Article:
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A list of 41 Nobel Prize winners have signed a petition urging Prime Minister Justin Trudeau to stop the Teck Frontier mine in Alberta.
The petition, published in an open letter via The Guardian, is signed by Peace Prize winners, made up of 10 winners in chemistry, three in literature, 12 in medicine, nine Peace Prize winners, and seven physicists.
The letter argues that the enabling of the fossil fuel industry’s growth is “an affront to our state of climate emergency,” going so far as to call it a “disgrace” that Canada is even “considering them.”
“The response to the climate crisis will define and destroy legacies in the coming years, and the qualifications for being on the right side of history are clear: an immediate end to fossil-fuel financing and expansion along with an ambitious and just transition away from oil and gas production towards zero-carbon well before mid-century,” the letter argues.
When asked about whether or not the Teck Mine Project would come to fruition, the PM told reporters that his government was deciding whether or not the mine would be in the nation’s best interest.
The mine is set to bring in roughly 7,000 workers during construction, as well as 2,500 full-time workers upon its completion.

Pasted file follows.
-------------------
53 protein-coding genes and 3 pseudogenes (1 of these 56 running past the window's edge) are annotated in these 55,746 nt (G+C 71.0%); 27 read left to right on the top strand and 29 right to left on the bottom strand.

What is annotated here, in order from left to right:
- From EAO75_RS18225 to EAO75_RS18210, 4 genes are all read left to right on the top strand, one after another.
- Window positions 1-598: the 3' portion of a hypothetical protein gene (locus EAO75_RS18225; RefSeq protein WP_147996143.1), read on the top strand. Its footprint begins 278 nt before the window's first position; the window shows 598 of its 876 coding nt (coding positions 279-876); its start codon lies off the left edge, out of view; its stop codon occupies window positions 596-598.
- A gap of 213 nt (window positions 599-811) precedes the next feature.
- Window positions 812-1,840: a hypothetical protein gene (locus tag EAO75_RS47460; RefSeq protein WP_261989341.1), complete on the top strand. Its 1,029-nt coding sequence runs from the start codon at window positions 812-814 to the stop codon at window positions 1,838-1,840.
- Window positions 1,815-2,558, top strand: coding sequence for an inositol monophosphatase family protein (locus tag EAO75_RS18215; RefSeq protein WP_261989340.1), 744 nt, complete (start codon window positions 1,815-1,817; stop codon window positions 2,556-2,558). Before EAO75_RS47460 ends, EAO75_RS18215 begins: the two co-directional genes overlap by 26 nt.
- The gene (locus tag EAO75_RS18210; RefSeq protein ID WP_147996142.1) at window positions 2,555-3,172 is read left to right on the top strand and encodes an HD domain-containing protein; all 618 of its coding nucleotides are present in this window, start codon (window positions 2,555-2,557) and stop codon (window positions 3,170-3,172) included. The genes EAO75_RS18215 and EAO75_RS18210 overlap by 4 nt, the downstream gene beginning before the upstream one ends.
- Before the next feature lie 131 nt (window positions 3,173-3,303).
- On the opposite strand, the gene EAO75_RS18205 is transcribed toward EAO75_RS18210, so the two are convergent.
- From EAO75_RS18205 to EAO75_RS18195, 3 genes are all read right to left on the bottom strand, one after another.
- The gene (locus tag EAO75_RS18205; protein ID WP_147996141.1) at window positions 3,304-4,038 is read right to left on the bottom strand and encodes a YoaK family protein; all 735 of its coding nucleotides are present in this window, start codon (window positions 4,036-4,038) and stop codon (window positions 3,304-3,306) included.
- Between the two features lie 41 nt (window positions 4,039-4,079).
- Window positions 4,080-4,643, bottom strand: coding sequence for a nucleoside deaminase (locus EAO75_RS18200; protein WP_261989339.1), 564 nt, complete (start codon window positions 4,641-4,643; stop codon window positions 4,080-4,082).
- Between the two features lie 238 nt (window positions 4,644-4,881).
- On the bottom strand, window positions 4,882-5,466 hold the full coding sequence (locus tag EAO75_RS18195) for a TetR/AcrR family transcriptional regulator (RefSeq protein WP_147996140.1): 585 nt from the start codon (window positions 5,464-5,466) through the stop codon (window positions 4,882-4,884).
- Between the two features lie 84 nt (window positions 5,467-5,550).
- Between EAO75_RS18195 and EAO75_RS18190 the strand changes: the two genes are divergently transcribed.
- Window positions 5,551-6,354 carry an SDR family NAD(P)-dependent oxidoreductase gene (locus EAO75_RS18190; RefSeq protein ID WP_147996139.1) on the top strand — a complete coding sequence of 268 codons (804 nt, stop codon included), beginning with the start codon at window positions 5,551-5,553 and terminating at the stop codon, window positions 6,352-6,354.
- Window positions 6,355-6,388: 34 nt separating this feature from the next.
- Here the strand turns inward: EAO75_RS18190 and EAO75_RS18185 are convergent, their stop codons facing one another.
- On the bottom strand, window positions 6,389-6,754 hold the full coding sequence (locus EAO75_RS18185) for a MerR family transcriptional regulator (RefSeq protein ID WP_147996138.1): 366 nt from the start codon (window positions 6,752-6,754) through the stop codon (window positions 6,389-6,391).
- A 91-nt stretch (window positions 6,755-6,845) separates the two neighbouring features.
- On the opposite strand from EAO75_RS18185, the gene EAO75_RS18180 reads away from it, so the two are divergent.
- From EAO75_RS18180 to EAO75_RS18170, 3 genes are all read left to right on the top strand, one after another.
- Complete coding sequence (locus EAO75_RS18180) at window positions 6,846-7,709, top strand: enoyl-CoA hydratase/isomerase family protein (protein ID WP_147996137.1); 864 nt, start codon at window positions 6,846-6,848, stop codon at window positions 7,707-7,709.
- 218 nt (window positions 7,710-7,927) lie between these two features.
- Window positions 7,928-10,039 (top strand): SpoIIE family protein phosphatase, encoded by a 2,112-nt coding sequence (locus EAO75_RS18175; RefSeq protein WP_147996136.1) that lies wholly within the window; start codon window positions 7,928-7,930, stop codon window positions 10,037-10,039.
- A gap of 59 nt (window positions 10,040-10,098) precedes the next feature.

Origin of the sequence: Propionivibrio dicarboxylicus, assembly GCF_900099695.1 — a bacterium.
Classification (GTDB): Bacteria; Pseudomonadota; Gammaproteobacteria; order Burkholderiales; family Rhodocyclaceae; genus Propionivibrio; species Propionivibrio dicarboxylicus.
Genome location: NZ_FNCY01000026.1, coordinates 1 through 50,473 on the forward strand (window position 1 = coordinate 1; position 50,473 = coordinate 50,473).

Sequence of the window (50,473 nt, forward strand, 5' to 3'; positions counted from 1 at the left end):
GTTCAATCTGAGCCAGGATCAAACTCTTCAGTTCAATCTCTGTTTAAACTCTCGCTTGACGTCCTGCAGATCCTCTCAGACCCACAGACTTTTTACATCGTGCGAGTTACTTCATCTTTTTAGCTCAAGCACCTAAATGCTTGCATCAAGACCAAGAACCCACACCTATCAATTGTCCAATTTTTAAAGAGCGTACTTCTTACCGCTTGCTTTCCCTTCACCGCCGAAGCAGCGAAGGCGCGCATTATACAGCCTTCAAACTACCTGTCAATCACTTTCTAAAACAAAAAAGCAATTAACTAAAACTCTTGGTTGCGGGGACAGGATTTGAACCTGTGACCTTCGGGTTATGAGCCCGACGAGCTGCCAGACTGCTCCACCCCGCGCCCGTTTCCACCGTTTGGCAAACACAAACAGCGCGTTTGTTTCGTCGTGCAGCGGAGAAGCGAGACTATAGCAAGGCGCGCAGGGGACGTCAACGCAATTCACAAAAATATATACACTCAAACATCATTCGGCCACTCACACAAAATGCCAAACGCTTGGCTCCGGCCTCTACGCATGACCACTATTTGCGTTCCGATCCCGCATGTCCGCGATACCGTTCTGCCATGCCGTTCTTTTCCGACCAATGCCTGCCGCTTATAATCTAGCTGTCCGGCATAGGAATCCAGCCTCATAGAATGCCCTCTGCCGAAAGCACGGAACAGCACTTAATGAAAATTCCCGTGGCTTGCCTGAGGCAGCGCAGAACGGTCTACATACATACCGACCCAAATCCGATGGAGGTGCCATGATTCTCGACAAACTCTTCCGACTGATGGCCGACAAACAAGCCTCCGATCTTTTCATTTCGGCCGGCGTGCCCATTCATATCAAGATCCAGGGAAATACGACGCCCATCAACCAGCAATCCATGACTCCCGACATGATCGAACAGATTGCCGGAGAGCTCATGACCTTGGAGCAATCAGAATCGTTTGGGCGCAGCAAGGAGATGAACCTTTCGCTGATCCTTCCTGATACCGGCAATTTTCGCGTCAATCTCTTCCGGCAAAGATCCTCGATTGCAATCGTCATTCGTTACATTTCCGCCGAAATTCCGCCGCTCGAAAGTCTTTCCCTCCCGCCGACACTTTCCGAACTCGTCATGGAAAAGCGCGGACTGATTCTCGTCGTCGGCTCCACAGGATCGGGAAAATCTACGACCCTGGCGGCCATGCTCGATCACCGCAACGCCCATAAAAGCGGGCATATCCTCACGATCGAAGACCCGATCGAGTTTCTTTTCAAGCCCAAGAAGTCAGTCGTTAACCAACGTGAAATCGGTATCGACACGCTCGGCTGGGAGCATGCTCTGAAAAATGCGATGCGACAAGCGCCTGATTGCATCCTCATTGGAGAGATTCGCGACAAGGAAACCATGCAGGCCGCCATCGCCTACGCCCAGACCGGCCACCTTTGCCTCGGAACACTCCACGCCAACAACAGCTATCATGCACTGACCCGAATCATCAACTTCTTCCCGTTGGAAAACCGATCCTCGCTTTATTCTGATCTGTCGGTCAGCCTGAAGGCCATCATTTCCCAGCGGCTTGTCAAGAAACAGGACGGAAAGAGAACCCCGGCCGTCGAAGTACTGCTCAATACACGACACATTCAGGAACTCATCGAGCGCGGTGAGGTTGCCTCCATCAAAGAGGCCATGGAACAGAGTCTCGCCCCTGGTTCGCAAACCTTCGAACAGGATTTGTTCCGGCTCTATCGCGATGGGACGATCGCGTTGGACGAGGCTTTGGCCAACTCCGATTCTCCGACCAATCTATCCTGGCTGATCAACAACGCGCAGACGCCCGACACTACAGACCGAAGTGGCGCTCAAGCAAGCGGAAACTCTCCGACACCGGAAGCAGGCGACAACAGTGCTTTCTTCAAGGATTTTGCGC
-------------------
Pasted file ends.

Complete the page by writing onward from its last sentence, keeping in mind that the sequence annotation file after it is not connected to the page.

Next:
Additionally, Finance Minister Bill Morneau revealed that a potential aid package was in the works if the Trudeau government were to decide against the mine.
“I would never think to characterize this as anything other than creating opportunities… Alberta is a province where we have great entrepreneurs who have built a strong economy and I think what we need to do is address the economy as challenged right now and create a path forward that will have hope for this generation and the next generation. I look at it very differently,” said Morneau on CBC’s Power & Politics.
The mine’s potential construction has caused somewhat of a schism within the Liberal Party, as environmentally-minded MPs rally against the project.
“There will be a big fight inside cabinet over this,” said the source familiar with the difficult situation to Reuters.
The mayors for both Edmonton and Calgary made their ways to Ottawa recently, calling for the mines to be built. Alberta premier Jason Kenney also backed the mine, citing the job creation and the project’s backing by Indigenous communities. Kenney stated that there was no reason to reject the mine, as there had been ten years of reviews to green-light the project.